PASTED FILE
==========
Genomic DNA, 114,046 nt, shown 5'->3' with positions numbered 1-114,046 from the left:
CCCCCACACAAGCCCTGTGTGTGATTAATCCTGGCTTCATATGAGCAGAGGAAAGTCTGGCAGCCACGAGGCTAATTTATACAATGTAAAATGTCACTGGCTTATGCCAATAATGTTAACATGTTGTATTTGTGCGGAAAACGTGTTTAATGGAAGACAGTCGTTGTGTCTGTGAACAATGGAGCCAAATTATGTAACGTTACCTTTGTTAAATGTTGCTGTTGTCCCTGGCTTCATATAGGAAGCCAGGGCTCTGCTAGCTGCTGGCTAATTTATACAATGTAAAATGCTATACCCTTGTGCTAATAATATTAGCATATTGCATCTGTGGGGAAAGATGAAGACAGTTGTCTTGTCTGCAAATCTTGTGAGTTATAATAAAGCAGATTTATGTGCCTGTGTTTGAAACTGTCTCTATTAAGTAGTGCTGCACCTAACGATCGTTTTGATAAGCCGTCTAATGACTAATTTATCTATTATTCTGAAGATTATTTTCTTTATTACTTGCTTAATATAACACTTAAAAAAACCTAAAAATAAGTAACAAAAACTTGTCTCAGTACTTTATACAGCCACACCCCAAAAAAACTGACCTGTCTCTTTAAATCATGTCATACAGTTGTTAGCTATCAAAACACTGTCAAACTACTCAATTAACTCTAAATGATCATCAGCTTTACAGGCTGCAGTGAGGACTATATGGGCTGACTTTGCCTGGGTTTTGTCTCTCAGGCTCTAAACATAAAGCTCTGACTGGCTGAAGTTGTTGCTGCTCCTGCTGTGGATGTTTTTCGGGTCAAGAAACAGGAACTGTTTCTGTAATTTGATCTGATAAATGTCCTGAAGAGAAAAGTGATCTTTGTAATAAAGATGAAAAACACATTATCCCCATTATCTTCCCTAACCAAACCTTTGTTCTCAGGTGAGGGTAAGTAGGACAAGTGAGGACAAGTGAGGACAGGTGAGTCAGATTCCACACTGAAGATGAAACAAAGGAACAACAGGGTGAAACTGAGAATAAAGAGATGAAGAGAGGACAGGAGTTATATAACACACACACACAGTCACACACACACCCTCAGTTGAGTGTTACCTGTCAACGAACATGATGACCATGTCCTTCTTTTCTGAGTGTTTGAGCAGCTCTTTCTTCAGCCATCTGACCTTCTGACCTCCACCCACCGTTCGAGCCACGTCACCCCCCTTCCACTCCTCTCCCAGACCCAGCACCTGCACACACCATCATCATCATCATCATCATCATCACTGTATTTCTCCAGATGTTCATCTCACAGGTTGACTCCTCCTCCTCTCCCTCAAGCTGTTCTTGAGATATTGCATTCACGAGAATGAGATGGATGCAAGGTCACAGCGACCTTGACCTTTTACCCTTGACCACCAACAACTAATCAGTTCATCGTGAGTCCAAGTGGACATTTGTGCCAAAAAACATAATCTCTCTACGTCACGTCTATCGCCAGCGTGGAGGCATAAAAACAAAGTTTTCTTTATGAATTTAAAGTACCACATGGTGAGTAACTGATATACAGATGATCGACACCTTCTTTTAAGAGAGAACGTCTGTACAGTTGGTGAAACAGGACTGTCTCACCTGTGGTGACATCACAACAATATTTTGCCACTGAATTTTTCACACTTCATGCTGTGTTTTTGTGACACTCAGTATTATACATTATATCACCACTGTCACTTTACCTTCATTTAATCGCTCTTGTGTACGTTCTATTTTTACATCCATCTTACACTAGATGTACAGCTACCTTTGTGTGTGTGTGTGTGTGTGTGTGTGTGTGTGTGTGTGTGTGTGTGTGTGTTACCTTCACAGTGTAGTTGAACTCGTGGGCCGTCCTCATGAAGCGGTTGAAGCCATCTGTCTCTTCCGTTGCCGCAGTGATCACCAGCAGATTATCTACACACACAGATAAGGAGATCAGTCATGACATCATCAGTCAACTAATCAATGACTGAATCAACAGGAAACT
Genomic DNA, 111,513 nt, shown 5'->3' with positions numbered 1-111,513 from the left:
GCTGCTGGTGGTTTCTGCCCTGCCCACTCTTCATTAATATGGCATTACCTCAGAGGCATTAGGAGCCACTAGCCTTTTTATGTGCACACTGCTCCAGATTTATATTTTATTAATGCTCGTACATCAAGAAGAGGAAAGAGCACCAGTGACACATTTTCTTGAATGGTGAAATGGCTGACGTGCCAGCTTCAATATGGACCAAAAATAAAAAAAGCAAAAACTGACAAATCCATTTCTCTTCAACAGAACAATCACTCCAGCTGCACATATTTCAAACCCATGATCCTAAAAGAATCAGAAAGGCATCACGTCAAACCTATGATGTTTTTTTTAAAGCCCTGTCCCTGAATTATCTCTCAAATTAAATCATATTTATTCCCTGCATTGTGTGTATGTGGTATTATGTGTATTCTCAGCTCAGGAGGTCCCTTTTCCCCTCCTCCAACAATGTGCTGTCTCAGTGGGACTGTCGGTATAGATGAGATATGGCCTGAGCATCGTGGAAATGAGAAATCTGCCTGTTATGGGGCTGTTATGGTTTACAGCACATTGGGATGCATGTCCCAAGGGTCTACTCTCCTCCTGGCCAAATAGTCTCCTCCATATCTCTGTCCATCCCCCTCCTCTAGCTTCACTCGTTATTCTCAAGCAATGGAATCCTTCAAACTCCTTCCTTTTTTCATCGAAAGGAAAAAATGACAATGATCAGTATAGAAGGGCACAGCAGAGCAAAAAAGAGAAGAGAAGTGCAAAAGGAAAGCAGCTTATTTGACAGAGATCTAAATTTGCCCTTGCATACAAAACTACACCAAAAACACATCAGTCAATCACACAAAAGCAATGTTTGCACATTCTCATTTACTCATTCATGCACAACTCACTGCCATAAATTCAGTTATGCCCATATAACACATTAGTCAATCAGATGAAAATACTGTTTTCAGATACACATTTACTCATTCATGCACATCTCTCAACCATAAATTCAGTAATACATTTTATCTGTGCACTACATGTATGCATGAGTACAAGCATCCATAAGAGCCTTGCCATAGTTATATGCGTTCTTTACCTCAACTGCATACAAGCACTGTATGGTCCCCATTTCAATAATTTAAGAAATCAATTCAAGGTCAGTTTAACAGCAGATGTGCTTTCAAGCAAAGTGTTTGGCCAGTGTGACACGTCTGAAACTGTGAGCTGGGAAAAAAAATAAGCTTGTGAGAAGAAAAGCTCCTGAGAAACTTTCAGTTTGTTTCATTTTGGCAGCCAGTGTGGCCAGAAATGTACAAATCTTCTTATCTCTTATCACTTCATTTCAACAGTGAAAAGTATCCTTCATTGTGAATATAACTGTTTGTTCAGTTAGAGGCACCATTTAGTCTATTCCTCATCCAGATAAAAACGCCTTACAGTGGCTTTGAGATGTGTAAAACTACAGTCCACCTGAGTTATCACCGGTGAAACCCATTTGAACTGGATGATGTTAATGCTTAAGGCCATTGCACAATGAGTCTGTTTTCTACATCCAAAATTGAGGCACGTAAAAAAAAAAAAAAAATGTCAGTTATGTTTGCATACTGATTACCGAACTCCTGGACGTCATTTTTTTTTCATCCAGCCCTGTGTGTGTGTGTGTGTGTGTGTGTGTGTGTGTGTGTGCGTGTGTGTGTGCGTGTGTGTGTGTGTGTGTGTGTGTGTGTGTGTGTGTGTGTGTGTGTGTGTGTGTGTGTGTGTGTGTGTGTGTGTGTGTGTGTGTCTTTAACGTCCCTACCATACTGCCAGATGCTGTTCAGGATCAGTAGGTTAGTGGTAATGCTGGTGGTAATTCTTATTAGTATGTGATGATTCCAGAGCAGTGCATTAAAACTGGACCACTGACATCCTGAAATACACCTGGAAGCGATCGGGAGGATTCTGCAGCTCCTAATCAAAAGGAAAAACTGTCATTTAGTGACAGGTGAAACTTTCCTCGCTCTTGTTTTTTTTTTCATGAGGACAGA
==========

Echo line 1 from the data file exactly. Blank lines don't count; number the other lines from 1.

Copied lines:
Genomic DNA, 114,046 nt, shown 5'->3' with positions numbered 1-114,046 from the left: